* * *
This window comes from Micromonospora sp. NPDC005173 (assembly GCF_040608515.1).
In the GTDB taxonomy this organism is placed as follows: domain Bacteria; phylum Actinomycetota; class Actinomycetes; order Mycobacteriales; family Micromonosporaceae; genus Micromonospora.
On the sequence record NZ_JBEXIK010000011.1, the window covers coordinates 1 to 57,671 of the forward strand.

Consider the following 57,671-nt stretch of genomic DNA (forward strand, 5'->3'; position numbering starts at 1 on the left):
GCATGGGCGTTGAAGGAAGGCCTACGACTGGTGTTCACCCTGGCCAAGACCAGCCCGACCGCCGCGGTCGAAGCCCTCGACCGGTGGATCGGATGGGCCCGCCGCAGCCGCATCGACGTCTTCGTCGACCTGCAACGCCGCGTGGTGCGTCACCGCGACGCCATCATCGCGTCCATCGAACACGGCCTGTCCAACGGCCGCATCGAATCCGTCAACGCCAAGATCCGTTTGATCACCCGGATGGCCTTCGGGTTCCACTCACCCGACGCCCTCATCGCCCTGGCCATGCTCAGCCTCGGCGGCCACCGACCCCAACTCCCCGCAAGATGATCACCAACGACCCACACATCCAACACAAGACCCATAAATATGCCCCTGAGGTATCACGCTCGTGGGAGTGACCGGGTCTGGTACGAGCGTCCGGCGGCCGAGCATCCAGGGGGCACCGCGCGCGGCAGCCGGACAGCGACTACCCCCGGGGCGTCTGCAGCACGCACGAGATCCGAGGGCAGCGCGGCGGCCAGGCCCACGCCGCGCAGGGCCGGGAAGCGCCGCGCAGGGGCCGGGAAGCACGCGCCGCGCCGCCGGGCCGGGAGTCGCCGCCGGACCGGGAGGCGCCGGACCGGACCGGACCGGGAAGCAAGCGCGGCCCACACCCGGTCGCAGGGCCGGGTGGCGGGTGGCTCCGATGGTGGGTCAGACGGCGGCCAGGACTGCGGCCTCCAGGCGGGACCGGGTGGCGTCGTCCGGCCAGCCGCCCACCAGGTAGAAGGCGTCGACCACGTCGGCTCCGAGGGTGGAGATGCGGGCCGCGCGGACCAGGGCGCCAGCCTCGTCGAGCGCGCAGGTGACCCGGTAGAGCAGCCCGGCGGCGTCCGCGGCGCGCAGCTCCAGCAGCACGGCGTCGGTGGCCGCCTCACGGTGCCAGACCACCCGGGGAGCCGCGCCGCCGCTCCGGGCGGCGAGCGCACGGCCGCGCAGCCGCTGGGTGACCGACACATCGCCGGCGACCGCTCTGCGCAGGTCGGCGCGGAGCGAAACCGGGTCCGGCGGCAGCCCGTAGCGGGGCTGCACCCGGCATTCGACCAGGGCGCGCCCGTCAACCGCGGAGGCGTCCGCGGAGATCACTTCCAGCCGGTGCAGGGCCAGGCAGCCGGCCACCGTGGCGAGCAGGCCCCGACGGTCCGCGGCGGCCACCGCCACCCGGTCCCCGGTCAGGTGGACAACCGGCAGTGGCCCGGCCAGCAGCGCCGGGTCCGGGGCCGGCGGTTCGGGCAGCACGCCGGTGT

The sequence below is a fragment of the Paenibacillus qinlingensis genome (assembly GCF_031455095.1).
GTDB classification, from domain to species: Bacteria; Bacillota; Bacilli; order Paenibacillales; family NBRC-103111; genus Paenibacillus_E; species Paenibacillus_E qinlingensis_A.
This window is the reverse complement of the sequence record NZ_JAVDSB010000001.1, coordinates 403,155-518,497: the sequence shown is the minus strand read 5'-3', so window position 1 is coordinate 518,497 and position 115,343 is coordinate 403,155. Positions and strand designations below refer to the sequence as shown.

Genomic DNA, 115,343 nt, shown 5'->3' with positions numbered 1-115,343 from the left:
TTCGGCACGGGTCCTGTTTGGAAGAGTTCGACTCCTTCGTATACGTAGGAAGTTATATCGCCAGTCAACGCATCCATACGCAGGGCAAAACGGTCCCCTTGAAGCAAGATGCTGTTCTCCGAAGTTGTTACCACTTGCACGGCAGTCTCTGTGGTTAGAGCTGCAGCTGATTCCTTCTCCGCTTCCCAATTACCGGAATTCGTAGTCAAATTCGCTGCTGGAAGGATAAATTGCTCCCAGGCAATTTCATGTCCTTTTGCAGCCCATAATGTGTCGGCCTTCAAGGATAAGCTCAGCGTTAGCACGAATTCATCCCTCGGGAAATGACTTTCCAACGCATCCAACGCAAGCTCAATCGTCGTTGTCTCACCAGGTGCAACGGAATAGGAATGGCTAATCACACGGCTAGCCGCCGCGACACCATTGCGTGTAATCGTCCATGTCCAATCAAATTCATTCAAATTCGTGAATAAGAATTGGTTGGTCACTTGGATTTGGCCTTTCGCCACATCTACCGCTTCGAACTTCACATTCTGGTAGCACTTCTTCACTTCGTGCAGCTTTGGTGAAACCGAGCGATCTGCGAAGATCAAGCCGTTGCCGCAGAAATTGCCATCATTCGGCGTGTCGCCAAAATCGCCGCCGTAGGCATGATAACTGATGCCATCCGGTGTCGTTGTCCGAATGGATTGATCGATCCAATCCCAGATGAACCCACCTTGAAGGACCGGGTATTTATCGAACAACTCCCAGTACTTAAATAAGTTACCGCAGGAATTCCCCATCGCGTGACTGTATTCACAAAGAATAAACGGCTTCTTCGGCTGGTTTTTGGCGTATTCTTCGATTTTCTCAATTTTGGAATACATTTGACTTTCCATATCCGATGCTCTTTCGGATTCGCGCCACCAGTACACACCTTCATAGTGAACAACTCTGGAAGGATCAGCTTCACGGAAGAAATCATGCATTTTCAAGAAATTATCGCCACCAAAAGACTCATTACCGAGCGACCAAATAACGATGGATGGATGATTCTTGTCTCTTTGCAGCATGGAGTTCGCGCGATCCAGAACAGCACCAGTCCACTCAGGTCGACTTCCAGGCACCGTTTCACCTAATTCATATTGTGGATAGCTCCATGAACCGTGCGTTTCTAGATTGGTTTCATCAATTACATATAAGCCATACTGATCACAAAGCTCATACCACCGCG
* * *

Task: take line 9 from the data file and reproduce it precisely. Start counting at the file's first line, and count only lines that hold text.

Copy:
Genomic DNA, 115,343 nt, shown 5'->3' with positions numbered 1-115,343 from the left: